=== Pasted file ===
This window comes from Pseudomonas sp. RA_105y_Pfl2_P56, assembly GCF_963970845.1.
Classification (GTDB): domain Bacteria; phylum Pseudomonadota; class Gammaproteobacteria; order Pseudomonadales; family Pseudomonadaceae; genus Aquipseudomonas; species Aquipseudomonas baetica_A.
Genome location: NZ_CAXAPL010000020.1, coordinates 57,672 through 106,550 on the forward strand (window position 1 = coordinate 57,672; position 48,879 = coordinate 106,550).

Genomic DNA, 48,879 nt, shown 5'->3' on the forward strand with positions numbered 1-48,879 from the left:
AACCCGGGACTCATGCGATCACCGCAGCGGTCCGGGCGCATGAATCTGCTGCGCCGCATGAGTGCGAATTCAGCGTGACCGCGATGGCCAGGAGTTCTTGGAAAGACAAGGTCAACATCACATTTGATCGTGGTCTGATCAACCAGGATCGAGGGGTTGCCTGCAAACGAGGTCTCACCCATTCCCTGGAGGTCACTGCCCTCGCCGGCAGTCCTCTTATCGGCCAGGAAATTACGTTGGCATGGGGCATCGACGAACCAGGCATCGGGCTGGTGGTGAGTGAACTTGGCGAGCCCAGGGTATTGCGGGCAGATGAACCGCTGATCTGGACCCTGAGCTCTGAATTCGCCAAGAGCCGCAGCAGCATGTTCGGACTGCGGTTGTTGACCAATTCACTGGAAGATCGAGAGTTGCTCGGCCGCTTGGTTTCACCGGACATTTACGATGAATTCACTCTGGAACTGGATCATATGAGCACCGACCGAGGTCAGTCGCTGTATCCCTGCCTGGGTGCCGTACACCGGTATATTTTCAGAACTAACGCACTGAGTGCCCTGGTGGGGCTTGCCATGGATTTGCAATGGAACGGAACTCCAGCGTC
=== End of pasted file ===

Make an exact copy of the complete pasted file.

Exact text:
This window comes from Pseudomonas sp. RA_105y_Pfl2_P56, assembly GCF_963970845.1.
Classification (GTDB): domain Bacteria; phylum Pseudomonadota; class Gammaproteobacteria; order Pseudomonadales; family Pseudomonadaceae; genus Aquipseudomonas; species Aquipseudomonas baetica_A.
Genome location: NZ_CAXAPL010000020.1, coordinates 57,672 through 106,550 on the forward strand (window position 1 = coordinate 57,672; position 48,879 = coordinate 106,550).

Genomic DNA, 48,879 nt, shown 5'->3' on the forward strand with positions numbered 1-48,879 from the left:
AACCCGGGACTCATGCGATCACCGCAGCGGTCCGGGCGCATGAATCTGCTGCGCCGCATGAGTGCGAATTCAGCGTGACCGCGATGGCCAGGAGTTCTTGGAAAGACAAGGTCAACATCACATTTGATCGTGGTCTGATCAACCAGGATCGAGGGGTTGCCTGCAAACGAGGTCTCACCCATTCCCTGGAGGTCACTGCCCTCGCCGGCAGTCCTCTTATCGGCCAGGAAATTACGTTGGCATGGGGCATCGACGAACCAGGCATCGGGCTGGTGGTGAGTGAACTTGGCGAGCCCAGGGTATTGCGGGCAGATGAACCGCTGATCTGGACCCTGAGCTCTGAATTCGCCAAGAGCCGCAGCAGCATGTTCGGACTGCGGTTGTTGACCAATTCACTGGAAGATCGAGAGTTGCTCGGCCGCTTGGTTTCACCGGACATTTACGATGAATTCACTCTGGAACTGGATCATATGAGCACCGACCGAGGTCAGTCGCTGTATCCCTGCCTGGGTGCCGTACACCGGTATATTTTCAGAACTAACGCACTGAGTGCCCTGGTGGGGCTTGCCATGGATTTGCAATGGAACGGAACTCCAGCGTC